Summer can bring a slow down for stocks and investors may look to commercial real estate investment trusts for diversification and stability. Though lodging and hospitality REITs struggled toward the end of 2018, these REITs have posted a total return of 18.1% so far this year, according to data from Nareit.
“Hotel and resort REITs are advertised as relatively stable with predictable occupancy rates and the ability to change rates very quickly,” says Pedro Silva, wealth manager at Provo Financial Services Group in Massachusetts. He says the hospitality industry’s primary challenge is disruptive innovation like the kind advanced by Airbnb. With that in mind, here are seven hotel REITs to buy that may have staying power.
Chesapeake Lodging Trust
CHSP, which invests primarily in upscale and premium hotels, has garnered attention recently after announcing it would be acquired by Parks Hotels and Resorts (PK) in a deal valued at about $2.7 billion. Combined, the two are poised to become the second largest lodging REIT on the market. Year to date, CHSP has returned 23%, with a yield of 5.3%. That could make it an attractive option if that performance can be sustained after the purchase is completed, says Steven Azoury, financial advisor and owner of Azoury Financial in Troy, Michigan.
Summit Hotel Properties
While many hospitality REITs cater to boutique hotels, INN emphasizes brand partnerships with some of the leading hotel chains. Its portfolio includes properties from Hyatt Hotels (H), Marriott International (MAR) and Hilton Worldwide (HLT) in major markets nationwide. INN earns high marks for its 6% yield, edging out several of its hotel REIT competitors. First quarter revenues edged up slightly over expectations and year to date, INN’s return checks in at 23%.
Pebblebrook Hotel Trust
PEB invests in upscale hotel and resort properties in major urban markets across the U.S. from New York to San Francisco. In December 2018, Pebblebrook completed a merger with LaSalle Hotel Properties. The tangible benefit of that to investors will hinge largely on how the merger is absorbed and managed, says George Steffani, director of investment sales at Lee & Associates in New York. “If management can continue to create efficiencies from the merger and integrate pieces of LaSalle’s holdings, there should be incremental value for shareholders in the future,” he says. PEB has returned 7.5% year to date, producing a dividend of 3.5%.
EPR’s portfolio isn’t exclusively hotel focused. In addition to investing in resorts, the REIT’s property holdings include movie theaters, family entertainment centers, golf entertainment complexes and theme parks. Azoury says that makes it a solid buy for hotel and hospitality investors focused on encouraging summertime portfolio growth as consumers head outdoors. EPR has demonstrated strong performance, both year to date and throughout 2018, with a one-year return of 27.4%. Its current yield is a healthy 5.8%.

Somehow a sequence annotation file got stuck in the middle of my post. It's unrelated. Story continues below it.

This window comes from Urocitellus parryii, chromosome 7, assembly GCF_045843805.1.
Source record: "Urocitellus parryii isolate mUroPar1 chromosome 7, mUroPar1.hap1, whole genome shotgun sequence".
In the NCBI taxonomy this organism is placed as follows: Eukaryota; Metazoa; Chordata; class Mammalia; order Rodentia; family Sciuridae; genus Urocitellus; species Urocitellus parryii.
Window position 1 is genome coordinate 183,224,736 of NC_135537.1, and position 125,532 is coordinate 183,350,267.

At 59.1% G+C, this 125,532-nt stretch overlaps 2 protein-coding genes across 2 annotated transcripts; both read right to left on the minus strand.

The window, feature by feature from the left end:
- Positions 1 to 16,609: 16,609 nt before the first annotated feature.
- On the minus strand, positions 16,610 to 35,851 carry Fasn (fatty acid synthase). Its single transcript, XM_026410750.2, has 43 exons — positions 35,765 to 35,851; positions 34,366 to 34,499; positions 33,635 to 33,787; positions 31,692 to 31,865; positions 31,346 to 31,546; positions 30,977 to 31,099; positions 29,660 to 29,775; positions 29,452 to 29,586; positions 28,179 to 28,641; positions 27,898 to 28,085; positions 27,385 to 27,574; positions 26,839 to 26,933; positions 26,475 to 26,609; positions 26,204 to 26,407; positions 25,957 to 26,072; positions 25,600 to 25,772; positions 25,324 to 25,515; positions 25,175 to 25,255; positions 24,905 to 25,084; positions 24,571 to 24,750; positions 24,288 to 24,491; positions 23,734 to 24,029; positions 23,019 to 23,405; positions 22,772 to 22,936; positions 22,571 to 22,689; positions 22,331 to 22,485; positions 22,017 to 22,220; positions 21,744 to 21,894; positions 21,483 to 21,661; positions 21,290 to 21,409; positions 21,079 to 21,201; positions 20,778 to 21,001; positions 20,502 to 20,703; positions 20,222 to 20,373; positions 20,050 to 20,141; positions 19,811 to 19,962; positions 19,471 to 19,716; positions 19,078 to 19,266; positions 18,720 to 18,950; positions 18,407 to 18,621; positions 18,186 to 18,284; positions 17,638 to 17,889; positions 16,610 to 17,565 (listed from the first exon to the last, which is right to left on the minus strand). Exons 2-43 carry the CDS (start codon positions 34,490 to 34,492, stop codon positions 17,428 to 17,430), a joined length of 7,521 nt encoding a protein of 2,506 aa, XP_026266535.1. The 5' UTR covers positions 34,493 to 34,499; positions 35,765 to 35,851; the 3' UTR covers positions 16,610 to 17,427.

Hospitality Properties Trust
From a yield perspective, HPT looks to be a promising buy. HPT's current yield is 8.3%, and it has returned 9.1% year to date. This REIT's key advantage may lie in its choice of markets; properties are primarily located in suburban markets that are close proximity to larger urban areas, such as around Baltimore. Holdings are concentrated in extended stay hotels in brands like Candlewood Suites and Residence Inn by Marriott, which cater to business travelers. Year over year, revenues per available room decreased through the first quarter. But as of mid-May, the REIT carries a "buy" rating.
Apple Hospitality REIT
APLE features a diverse collection of more than 230 upscale hotels representing industry-leading brands, including Marriott, Hilton and Hyatt. The REIT’s main strength may lie in the fact that it targets mid-market properties, versus bargain hotels or high-end resorts. These properties typically offer a comfortable range of amenities at affordable rates, potentially making them appealing to a larger range of travelers. APLE's current yield is on the higher end at 7.4% and its year-to-date return is 13.7%.
Xenia Hotels & Resorts
Orlando-based XHR is on the smaller side compared with some of its larger hotel REIT counterparts, with 40 hotels across 17 states. In terms of performance, however, it holds its own and them some with a year-to-date return of 29.6% and a 4.9% yield. Experts suggest that XHR may be undervalued, potentially signaling a "buy" opportunity. First-quarter results yielded a pleasant surprise, with funds from operations outstripping Wall Street’s expectations. Funds from operations is a measure of a REIT’s cash flow and profitability, based on depreciation, earnings and gains.